1. ## dimensions

Let F = F5 (prime field). How many subspaces of each dimension does the space F^3 contain?

2. Originally Posted by jin_nzzang
Let F = F5 (prime field). How many subspaces of each dimension does the space F^3 contain?
Let V be a n-dimensional vector space over a finite field F with p elements.

A k-dimensional space is spanned by k independent vectors. As shown in my previous reply to your post (link), there are $(p^n - 1)(p^n - p)...(p^n - p^{k-1})$ choices for picking k-independent vectors from an n-dimensional space. Among them, we should consider the cases for which k-independent vectors span the same subspace. Two sets of k-independent vectors span the same subspace W of V if and only if they are both bases of the k-dimensional space W. The number of distinct bases for the k-dimensional space W is $(p^k - 1)(p^k - p)...(p^k - p^{k-1}).$ We divide $(p^n - 1)(p^n - p)...(p^n - p^{k-1})$ by $(p^k - 1)(p^k - p)...(p^k - p^{k-1})$ in order to get the number of subspaces of an n-dimensional vector space V of dimension k ( $n \geq k$ ).

$\frac{(p^n - 1)(p^n - p)...(p^n - p^{k-1})}{(p^k - 1)(p^k - p)...(p^k - p^{k-1})}$ is the required number of subspaces of an n-dimensional vector space V of dimension k.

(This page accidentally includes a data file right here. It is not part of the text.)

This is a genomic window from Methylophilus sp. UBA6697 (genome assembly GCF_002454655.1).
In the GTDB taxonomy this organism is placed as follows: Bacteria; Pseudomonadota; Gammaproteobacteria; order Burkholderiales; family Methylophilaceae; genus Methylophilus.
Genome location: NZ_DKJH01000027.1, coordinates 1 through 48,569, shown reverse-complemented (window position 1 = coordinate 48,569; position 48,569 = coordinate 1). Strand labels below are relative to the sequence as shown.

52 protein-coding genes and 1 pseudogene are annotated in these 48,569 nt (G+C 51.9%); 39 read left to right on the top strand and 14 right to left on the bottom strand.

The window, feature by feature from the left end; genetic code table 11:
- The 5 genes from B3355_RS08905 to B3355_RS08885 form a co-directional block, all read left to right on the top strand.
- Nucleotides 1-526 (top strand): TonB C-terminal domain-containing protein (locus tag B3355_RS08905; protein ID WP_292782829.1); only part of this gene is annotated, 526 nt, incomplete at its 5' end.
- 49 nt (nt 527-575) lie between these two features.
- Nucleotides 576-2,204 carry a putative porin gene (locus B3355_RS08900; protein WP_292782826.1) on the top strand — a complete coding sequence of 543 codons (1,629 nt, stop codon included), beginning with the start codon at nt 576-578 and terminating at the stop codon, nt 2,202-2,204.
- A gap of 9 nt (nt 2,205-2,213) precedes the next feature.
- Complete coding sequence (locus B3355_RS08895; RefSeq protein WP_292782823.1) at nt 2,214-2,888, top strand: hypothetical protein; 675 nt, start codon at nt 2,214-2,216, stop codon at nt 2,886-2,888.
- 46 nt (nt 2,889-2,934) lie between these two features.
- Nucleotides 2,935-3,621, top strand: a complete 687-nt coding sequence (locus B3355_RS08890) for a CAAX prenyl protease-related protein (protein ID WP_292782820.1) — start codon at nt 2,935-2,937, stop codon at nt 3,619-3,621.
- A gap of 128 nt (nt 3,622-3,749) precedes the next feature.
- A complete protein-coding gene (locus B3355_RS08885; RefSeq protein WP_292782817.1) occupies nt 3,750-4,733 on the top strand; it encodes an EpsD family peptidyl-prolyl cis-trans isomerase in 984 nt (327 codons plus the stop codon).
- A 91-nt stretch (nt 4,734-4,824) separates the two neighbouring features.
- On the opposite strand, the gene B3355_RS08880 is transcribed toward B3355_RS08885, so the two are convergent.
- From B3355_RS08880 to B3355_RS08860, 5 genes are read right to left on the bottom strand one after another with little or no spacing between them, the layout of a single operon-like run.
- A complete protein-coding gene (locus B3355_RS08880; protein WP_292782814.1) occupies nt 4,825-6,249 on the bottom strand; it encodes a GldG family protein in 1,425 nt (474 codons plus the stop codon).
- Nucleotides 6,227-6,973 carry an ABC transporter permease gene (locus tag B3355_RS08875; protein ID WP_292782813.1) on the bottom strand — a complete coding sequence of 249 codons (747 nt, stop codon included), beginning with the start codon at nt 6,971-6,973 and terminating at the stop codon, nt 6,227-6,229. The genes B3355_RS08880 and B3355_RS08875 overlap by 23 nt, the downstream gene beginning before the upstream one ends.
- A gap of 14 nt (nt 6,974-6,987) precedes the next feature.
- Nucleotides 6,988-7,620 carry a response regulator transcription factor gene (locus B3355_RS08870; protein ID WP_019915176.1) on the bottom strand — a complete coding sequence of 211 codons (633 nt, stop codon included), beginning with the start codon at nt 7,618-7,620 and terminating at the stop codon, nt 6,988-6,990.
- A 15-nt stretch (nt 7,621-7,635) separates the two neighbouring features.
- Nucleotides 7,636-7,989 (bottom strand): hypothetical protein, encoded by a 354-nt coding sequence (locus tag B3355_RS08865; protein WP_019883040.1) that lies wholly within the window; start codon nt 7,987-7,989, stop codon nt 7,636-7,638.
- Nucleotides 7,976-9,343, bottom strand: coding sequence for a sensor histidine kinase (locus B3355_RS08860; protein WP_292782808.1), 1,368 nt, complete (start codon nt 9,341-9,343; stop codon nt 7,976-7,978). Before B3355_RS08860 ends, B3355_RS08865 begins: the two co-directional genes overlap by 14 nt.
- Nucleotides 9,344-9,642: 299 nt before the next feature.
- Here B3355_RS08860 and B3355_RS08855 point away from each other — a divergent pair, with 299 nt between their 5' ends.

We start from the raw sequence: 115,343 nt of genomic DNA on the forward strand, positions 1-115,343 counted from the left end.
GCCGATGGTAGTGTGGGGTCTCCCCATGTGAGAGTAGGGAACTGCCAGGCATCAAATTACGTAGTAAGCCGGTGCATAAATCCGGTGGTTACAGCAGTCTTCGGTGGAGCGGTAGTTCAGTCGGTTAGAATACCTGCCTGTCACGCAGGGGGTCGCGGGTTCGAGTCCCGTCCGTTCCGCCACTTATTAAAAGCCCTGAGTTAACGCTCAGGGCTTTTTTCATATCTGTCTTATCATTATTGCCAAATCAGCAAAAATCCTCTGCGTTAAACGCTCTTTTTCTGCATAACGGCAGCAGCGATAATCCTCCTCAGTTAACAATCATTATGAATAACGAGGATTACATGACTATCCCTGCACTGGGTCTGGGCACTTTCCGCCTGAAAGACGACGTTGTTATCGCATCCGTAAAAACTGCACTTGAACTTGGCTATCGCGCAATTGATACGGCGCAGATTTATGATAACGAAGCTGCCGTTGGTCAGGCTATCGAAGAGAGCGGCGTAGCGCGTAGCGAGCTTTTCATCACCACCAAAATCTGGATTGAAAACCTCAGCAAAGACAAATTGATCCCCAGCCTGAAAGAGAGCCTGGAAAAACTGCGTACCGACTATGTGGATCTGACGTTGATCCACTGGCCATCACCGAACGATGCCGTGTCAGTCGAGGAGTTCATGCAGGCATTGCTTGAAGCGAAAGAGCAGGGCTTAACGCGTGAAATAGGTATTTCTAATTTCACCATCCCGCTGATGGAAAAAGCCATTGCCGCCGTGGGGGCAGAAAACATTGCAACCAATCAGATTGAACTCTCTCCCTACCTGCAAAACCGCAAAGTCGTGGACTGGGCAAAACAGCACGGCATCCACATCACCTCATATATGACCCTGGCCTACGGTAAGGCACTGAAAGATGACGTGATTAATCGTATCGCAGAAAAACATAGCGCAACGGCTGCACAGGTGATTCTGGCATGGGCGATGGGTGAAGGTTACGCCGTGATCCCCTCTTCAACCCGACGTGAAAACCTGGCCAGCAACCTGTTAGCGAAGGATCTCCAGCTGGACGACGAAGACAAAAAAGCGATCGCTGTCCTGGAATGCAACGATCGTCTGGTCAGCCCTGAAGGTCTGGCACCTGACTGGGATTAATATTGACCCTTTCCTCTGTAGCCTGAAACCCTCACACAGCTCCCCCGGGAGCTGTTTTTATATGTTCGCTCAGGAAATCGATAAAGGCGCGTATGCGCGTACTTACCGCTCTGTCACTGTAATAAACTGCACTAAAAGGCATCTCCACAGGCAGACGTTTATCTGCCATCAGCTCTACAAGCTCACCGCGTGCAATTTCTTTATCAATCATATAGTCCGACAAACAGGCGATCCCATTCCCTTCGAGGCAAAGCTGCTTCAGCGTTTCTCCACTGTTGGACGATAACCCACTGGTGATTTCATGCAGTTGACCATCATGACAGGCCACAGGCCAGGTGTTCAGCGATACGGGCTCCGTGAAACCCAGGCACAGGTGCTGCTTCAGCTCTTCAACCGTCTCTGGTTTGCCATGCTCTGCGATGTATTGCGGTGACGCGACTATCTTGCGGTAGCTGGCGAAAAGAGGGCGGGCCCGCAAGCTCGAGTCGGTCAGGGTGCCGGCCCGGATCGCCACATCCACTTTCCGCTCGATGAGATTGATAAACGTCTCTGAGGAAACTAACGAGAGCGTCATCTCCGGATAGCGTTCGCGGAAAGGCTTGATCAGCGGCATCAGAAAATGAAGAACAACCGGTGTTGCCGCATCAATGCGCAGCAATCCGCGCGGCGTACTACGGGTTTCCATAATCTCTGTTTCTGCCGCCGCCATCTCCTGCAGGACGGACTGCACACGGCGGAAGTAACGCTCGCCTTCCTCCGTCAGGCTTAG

For your problem, $V=F^3$, n=3 and p = 5. You can compute the number of subspaces for k=1, 2 using the above formula.

Below is a simple example that you can easily check.

Let $W = F^2$ where $F=F_2$.
There are six distinct basis for W.

{(1,0)(0,1)}, {(1,0),(1,1)}, {(0,1),(1,0)}, {(0,1),(1,1)} {(1,1)},{(0,1)}, {(1,1), (1,0)}

Note that the above is an ordered basis, which implies that {(1,0)(0,1)} and {(0,1),(1,0)} are not the same.

Now consider $V = F^3$ and 2-dimensional subspace W of V. Assume W is spanned by two independent vectors ${w_1, w_2}$. The number of distinct choices of basis for $w_1, w_2$ is $(2^3-1)(2^3-2) = 42$, since V contains 8 vectors including 0. This number should be divided by 6, because each 6 distinct basis (shown in the above example) basically span the same subspace. Thus, the number of subspace W of dimension 2 in V of dimension 3 is 42/6=7 (They are both vector spaces over $F=F_2$).